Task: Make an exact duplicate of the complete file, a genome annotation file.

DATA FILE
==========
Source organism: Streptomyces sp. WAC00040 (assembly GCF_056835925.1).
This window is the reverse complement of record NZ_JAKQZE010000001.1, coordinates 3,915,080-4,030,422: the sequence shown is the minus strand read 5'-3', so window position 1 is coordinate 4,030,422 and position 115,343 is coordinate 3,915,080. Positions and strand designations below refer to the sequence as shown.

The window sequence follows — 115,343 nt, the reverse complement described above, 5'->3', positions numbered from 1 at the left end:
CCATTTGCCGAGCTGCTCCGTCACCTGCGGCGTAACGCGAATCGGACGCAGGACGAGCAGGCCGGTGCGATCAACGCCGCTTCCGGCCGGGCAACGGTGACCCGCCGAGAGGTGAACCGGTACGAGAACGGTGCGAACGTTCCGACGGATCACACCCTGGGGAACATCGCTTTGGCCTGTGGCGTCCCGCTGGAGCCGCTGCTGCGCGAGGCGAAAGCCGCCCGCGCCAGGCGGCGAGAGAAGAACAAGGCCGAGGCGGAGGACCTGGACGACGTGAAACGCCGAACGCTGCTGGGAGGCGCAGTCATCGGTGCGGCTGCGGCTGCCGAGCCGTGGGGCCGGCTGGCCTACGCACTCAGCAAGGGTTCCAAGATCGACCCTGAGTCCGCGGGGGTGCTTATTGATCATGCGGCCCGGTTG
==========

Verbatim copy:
Source organism: Streptomyces sp. WAC00040 (assembly GCF_056835925.1).
This window is the reverse complement of record NZ_JAKQZE010000001.1, coordinates 3,915,080-4,030,422: the sequence shown is the minus strand read 5'-3', so window position 1 is coordinate 4,030,422 and position 115,343 is coordinate 3,915,080. Positions and strand designations below refer to the sequence as shown.

The window sequence follows — 115,343 nt, the reverse complement described above, 5'->3', positions numbered from 1 at the left end:
CCATTTGCCGAGCTGCTCCGTCACCTGCGGCGTAACGCGAATCGGACGCAGGACGAGCAGGCCGGTGCGATCAACGCCGCTTCCGGCCGGGCAACGGTGACCCGCCGAGAGGTGAACCGGTACGAGAACGGTGCGAACGTTCCGACGGATCACACCCTGGGGAACATCGCTTTGGCCTGTGGCGTCCCGCTGGAGCCGCTGCTGCGCGAGGCGAAAGCCGCCCGCGCCAGGCGGCGAGAGAAGAACAAGGCCGAGGCGGAGGACCTGGACGACGTGAAACGCCGAACGCTGCTGGGAGGCGCAGTCATCGGTGCGGCTGCGGCTGCCGAGCCGTGGGGCCGGCTGGCCTACGCACTCAGCAAGGGTTCCAAGATCGACCCTGAGTCCGCGGGGGTGCTTATTGATCATGCGGCCCGGTTG